FiercePharmaAsia—Sanofi’s Chengdu R&D hub, Takeda’s Osaka HQ sale, I-Mab’s $220M financing

Asia Map
Sanofi, Takeda, I-Mab and Biogen made the news this week. (Google)

Sanofi is investing €66 million and hiring 300 for a global R&D operations hub in Chengdu, China, with a focus on digitalization and big data analysis. Takeda is reportedly looking to sell its legacy Osaka headquarters for about $542 million to help fund the Shire buyout. China's antibody player I-Mab just nabbed $220 million in a series C. And more.

1. Sanofi expands R&D presence in China with $77M Chengdu hub

In addition to its existing Asia-Pacific R&D center in Shanghai, Sanofi is opening a new global R&D operations hub in Chengdu, China. The €66 million ($77 million) hub will focus on the management and analysis of Sanofi’s global multicenter clinical trials data and files across the company’s therapeutic areas. It will host about 300 local R&D experts by 2020.

Free Daily Newsletter

Like this story? Subscribe to FiercePharma!

Biopharma is a fast-growing world where big ideas come along daily. Our subscribers rely on FiercePharma as their must-read source for the latest news, analysis and data on drugs and the companies that make them. Sign up today to get pharma news and updates delivered to your inbox and read on the go.

2. Takeda’s Osaka headquarters up for sale as drugmaker funds $62B Shire buyout: report

Takeda was founded more than two centuries ago at the site where it’s Osaka headquarters currently reside. But as its new HQ in Tokyo is up and running, the Japanese pharma plans to sell the old HQ and surrounding buildings, with the goal to collect around 60 billion yen ($542 million) to help fill the huge debt load it has taken for the $62 billion Shire takeover, Nikkei Asian Review reported.

3. I-Mab closes one of China’s biggest-ever biotech fundraisings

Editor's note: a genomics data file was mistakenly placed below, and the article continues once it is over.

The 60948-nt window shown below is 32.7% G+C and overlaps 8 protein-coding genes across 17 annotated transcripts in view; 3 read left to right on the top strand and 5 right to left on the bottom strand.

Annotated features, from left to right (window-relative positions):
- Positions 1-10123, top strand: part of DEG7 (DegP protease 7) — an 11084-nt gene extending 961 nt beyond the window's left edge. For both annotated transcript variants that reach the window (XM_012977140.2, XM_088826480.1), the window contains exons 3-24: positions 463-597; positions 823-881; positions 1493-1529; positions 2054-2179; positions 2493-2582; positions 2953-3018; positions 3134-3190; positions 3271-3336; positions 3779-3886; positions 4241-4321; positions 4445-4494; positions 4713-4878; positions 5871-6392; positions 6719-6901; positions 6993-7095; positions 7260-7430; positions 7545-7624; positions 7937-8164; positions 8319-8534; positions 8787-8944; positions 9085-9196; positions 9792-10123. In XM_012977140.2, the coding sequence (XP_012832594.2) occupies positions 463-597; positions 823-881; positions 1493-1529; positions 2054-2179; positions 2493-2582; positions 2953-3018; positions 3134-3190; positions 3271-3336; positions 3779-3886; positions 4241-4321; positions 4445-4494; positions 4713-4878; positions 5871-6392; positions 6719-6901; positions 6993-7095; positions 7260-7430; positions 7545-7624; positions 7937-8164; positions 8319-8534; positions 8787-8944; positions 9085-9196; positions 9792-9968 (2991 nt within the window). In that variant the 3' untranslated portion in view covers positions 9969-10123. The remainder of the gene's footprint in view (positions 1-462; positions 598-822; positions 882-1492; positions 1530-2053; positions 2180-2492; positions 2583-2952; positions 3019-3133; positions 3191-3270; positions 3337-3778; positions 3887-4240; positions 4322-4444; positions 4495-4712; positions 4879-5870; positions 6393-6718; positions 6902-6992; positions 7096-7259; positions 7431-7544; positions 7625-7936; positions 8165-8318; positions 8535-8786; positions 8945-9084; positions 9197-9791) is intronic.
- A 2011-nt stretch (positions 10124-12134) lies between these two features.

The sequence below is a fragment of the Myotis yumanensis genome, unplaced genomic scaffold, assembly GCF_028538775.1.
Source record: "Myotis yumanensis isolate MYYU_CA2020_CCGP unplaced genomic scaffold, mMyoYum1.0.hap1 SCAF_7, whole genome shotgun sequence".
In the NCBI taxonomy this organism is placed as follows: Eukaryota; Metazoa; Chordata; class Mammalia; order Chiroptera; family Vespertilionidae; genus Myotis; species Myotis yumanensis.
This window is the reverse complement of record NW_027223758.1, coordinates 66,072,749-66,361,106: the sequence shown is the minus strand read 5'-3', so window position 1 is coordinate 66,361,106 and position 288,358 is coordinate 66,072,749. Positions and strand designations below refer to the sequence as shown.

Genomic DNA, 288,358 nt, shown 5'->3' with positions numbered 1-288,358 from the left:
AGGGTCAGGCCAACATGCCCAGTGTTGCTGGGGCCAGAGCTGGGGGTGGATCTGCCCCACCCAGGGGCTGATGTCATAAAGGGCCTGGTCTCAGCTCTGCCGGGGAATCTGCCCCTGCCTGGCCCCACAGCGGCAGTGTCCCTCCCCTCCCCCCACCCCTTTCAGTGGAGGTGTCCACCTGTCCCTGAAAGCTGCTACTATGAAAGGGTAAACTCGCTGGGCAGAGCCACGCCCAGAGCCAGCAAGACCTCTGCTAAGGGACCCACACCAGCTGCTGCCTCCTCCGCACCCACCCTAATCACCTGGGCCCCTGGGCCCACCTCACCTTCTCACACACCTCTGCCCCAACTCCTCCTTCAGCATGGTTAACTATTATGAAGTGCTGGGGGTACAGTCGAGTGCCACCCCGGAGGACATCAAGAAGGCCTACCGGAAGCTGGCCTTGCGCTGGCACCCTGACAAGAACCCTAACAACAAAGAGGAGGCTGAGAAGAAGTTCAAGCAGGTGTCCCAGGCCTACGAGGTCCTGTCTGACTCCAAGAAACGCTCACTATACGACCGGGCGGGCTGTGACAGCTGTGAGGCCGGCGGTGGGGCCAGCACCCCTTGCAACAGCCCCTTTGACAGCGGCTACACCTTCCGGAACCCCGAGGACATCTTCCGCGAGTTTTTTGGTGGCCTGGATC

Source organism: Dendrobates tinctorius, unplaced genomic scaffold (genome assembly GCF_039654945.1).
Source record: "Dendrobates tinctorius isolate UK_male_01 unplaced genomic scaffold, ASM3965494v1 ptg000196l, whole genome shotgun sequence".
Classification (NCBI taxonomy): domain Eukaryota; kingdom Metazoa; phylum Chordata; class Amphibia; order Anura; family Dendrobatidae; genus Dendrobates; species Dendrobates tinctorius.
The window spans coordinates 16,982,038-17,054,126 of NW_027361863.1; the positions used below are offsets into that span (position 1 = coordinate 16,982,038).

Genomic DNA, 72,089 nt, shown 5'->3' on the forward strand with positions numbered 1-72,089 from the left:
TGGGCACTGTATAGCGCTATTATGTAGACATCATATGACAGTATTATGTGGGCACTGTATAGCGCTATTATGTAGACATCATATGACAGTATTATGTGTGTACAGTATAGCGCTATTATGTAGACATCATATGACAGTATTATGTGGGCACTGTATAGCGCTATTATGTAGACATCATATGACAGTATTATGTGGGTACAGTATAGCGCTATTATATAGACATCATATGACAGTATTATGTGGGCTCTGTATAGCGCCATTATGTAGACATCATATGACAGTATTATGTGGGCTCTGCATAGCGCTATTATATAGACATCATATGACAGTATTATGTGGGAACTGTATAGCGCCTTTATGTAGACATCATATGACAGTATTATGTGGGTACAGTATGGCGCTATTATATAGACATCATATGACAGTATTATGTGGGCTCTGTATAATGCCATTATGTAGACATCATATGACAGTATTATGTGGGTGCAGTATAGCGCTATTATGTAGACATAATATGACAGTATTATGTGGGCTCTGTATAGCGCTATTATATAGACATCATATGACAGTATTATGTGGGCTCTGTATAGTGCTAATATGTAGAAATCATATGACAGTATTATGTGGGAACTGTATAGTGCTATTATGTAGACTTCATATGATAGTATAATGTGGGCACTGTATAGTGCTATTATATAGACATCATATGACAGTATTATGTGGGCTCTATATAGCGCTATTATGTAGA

China’s I-Mab Biopharma, founded by former GSK China R&D chief Jingwu Zang, M.D., Ph.D., raised a massive $220 million in a series C round, following a $150 million series B round last March. The company plans to use the cash to advance its antibody drugs for cancer and autoimmune diseases. The size of the fundraising reflects just how far China’s biotech industry has come in recent years.

4. Biogen to spend $700M to build its stake to 49.9% in biosims joint venture with Samsung

Biogen is paying Samsung BioLogics $700 million to increase its stake in the pair’s biosimilar joint venture, Samsung Bioepis, from the current 5.4% to 49.9%. Biogen CEO Michel Vounatsos recently said the JV’s European revenue is tracking at about $500 million per year. Besides a biosim to Humira, the company also has copies to Enbrel, Remicade, Lantus, and is working on others.

5. Athenex rakes in $100M, sets up Chinese TCR-focused JV

With a $100 million investment, Athenex is teaming with its longtime partner, Xiangxue Life Sciences, to launch a new Chinese joint venture built around T-cell receptor technology. The JV, dubbed Axis Therapeutics, will work on therapies based on Xiangxue’s TCR-T cell tech and could retrieve up to $110 million in milestone payments.

6. First clinical MERS vaccine by Inovio and GeneOne shows promise

Inovio and GeneOne Life Science’s MERS vaccine, the farthest in the global development landscape, elicited high levels of antibodies and T-cell responses in a phase 1 study. South Korea’s GeneOne will conduct a phase 1/2 study on the shot in Korea, with funding from the Samsung Foundation.

7. FDA slaps warning letter on Chinese contractor making OTC children’s drug

The U.S. FDA has issued a warning letter to China’s Foshan Jinxiong Technology, which makes over-the-counter drugs for children. During an inspection last August, inspectors found four violations, including failure to test each lot before distribution. The company is on FDA's import alert list.

8. Chinese API maker Sichuan Friendly Pharmaceutical chastised by FDA in warning letter

The FDA also sent a warning letter to Chinese API maker Sichuan Friendly Pharmaceutical, which has been on import alert since March. One problem the inspectors found is that the Neijiang plant had no data to support the shelf life labeled on its APIs.